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Project Euler Problem 37 asks:

The number 3797 has an interesting property. Being prime itself, it is possible to continuously remove digits from left to right, and remain prime at each stage: 3797, 797, 97, and 7. Similarly we can work from right to left: 3797, 379, 37, and 3.

Find the sum of the only eleven primes that are both truncatable from left to right and right to left.

NOTE: 2, 3, 5, and 7 are not considered to be truncatable primes.

My approach can generate first 8 numbers "fairly" quickly and it relies on pregenerated list of primes created using sieve of eratosthenes. I've tried with active prime generation but it was slower, any way to optimize this code ?

from algorithms import *

primes = [i for i in gen_primes(10000000)]


def is_truncatable_right(n):
    a = True
    if n > 10:
        for x in range(len(str(n))):
            if int(n) not in primes:
                a = False
            n = str(n)[:-1]
        return a
    else:
        return False


def is_truncatable_left(n):
    a = True
    if n > 10:
        for x in range(len(str(n))):
            if int(n) not in primes:
                a = False
            n = str(n)[1:]
        return a
    else:
        return False


def main():
    n = []
    a = 11
    while len(n) != 11:
        if is_truncatable_left(a) and is_truncatable_right(a):
            n.append(a)
        a += 1
    return n, sum(n)


print(main())
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  • 4
    \$\begingroup\$ Strictly speaking, you don't need a program to solve the challenge. It is easy to observe that there are 8 truncatable primes below 100, and the challenge itself gives up the other three (379, 797 and 3797). \$\endgroup\$ – vnp Oct 30 '18 at 23:56
  • \$\begingroup\$ Nice observation ! although i would still prefer to do it using python. \$\endgroup\$ – RKJ Oct 31 '18 at 23:08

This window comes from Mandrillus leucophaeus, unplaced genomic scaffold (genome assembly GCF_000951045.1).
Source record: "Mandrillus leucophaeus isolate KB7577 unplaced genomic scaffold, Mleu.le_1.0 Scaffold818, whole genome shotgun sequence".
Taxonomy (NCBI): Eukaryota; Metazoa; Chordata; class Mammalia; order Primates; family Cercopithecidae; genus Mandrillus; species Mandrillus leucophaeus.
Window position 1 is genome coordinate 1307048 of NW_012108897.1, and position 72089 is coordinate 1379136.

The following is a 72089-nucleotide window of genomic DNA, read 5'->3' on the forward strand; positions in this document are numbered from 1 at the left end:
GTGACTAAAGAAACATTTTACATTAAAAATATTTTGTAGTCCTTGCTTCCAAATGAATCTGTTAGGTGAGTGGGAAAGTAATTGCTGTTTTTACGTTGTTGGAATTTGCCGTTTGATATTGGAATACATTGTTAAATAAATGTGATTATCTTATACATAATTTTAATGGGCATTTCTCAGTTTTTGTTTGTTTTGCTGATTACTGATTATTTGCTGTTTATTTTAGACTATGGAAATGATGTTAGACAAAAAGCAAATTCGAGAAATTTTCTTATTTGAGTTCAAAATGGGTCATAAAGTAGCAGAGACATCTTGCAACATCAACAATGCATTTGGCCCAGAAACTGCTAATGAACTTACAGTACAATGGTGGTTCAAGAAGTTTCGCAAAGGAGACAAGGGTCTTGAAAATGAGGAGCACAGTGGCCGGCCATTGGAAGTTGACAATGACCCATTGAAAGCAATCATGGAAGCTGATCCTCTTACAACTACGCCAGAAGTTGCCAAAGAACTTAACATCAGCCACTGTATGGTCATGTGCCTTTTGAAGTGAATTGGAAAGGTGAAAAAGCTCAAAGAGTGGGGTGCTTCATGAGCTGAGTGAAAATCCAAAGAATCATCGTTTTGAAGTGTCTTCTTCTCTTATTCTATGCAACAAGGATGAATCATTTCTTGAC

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    \$\begingroup\$ @vnp, there are only four below 100, so you're still missing four. \$\endgroup\$ – Peter Taylor Oct 31 '18 at 23:10
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Use the right data structure for the job. If you have

            if int(n) not in primes:

called more than a small constant number of times then primes should not be a list. If you change

primes = [i for i in gen_primes(10000000)]

to

primes = set(i for i in gen_primes(10000000))

you will see a significant speedup.


The algorithm could also be improved. I don't want to go into too much detail here because that's not in keeping with the ethos of Project Euler, but I think I can give you a couple of hints:

The problem statement says that there are only eleven primes matching the criterion. What property of primes with the criterion allowed them to prove that? How can you apply that property to generate them faster?

If you have found all of the truncatable primes of length n, do you need to loop over all truncations of a candidate number of length n+1?

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  • \$\begingroup\$ Thanks ! Didn't know that using sets makes such a difference. \$\endgroup\$ – RKJ Oct 31 '18 at 23:10
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One thing you could do to increase the speed of your algorithm would be to use the numbers in primes rather than incrementing a and then checking if a is in primes.

Ex.

Since we know that 11 is the 5th prime number, we could set a = 4, and then pass primes[a] to your truncation functions.

You'd still be incrementing a, but you would know that you're already using a valid prime number, because it comes from the list of primes you already generated.

P.S. Using this method, you could effectively skip your first check in both for loops for every case, although you will have to re-write them to accommodate this change.

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